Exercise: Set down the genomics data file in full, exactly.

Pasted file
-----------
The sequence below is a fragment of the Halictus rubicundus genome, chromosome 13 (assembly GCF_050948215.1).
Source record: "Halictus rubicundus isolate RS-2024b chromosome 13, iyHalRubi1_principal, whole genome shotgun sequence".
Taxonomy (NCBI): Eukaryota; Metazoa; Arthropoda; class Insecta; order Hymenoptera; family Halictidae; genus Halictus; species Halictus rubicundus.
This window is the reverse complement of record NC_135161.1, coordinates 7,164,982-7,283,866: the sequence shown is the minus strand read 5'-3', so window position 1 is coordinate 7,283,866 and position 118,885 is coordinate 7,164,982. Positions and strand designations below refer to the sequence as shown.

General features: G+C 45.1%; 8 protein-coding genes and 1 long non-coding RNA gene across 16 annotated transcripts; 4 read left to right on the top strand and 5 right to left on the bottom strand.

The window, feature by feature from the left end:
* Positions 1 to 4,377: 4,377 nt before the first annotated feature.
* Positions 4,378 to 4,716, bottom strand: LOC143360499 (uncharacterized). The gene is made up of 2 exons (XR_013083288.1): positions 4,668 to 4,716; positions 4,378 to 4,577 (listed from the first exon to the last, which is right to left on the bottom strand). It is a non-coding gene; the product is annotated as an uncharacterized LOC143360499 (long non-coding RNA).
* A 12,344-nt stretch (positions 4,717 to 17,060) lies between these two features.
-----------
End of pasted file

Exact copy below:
The sequence below is a fragment of the Halictus rubicundus genome, chromosome 13 (assembly GCF_050948215.1).
Source record: "Halictus rubicundus isolate RS-2024b chromosome 13, iyHalRubi1_principal, whole genome shotgun sequence".
Taxonomy (NCBI): Eukaryota; Metazoa; Arthropoda; class Insecta; order Hymenoptera; family Halictidae; genus Halictus; species Halictus rubicundus.
This window is the reverse complement of record NC_135161.1, coordinates 7,164,982-7,283,866: the sequence shown is the minus strand read 5'-3', so window position 1 is coordinate 7,283,866 and position 118,885 is coordinate 7,164,982. Positions and strand designations below refer to the sequence as shown.

General features: G+C 45.1%; 8 protein-coding genes and 1 long non-coding RNA gene across 16 annotated transcripts; 4 read left to right on the top strand and 5 right to left on the bottom strand.

The window, feature by feature from the left end:
* Positions 1 to 4,377: 4,377 nt before the first annotated feature.
* Positions 4,378 to 4,716, bottom strand: LOC143360499 (uncharacterized). The gene is made up of 2 exons (XR_013083288.1): positions 4,668 to 4,716; positions 4,378 to 4,577 (listed from the first exon to the last, which is right to left on the bottom strand). It is a non-coding gene; the product is annotated as an uncharacterized LOC143360499 (long non-coding RNA).
* A 12,344-nt stretch (positions 4,717 to 17,060) lies between these two features.